THE SPACE BETWEEN by Brenna Yovanoff
Daphne, daughter of Lucifer and Lilith, has spent her entire life in Pandemonium. She has no stomach for the kinds of things her demon sisters do, prowling about on Earth, stealing bits of the souls of mortal men. Instead she admires her older brother, Obie (son of Lilith and Adam), who finds other half-humans on Earth who are floundering and helps to get them back on the right track. Truman is one such lost child, ending up in Hell after a suicide attempt. From the moment Daphne sees him—bleeding in half-conscious terror beside the demon that “collected” him—she feels an instant connection that she tries to ignore. Beelzebub gives Obie permission to take Truman back to Earth for a second chance. But shortly afterward, Lilith has a vision of Obie being kidnapped. Fearing that her brother has been taken prisoner by the vengeful archangel Azrael, Daphne disobeys Beelzebub’s orders and travels to Earth on her own, seeking the last person that she knows saw her brother alive: Truman.
If you’re ever in the mood for really dark fantasy, turn to Brenna Yovanoff. I loved her NYT bestseller The Replacement, and was not disappointed by her second novel. Her portrayals of Pandemonium and the life of demons on Earth are detailed, believable, and chilling. Because of all of the references to Roman Catholicism in the text, I do think it is worth noting that Yovanoff’s fantasy is not based directly on Catholic tradition/beliefs. Some characters she portrays are figures in mainstream Christian tradition (Lucifer, Adam, Eve, Michael) while others (notably Lilith & Azrael) are not believed to be real by most Christian sects, including Roman Catholics. Instead, Yovanoff taps into the early Gothic literature tradition which pulled some elements from Catholicism (particularly rituals stripped of their religious significance) and some elements from mythology and horror literature to create a dark and ritualistic backdrop for a romance. Yovanoff does this skillfully (while thankfully rejecting the Gothic tradition of weak and useless female characters!) and creates a story that is exciting, frightening, and heartbreaking. I literally could not put it down and stayed up all night reading it! I highly recommend The Space Between to lovers of the Gothic romance!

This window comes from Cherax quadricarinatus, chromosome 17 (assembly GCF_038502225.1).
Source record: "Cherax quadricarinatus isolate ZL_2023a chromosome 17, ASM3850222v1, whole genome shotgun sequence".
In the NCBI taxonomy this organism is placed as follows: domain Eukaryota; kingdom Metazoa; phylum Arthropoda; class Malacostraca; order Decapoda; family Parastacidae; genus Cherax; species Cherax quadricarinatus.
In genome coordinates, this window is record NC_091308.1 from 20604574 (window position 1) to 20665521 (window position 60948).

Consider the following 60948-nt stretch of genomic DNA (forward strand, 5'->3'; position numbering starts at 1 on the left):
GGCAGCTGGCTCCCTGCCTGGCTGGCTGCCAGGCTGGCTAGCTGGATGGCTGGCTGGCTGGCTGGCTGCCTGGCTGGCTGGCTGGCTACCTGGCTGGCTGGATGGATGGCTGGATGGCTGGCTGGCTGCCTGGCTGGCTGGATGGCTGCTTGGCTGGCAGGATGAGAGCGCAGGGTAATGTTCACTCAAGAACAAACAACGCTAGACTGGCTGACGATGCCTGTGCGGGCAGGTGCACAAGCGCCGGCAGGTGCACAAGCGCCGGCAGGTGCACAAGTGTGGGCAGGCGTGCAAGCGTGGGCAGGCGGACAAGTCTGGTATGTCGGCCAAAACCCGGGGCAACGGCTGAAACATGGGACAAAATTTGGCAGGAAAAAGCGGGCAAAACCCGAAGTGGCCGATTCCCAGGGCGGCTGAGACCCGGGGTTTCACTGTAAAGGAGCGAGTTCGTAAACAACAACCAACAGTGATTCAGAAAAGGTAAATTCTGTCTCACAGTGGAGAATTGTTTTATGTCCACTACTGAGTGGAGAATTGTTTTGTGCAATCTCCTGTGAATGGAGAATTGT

If you liked The Space Between, you might like The Replacement by Brenna Yovanoff or Reckless by Cornelia Funke.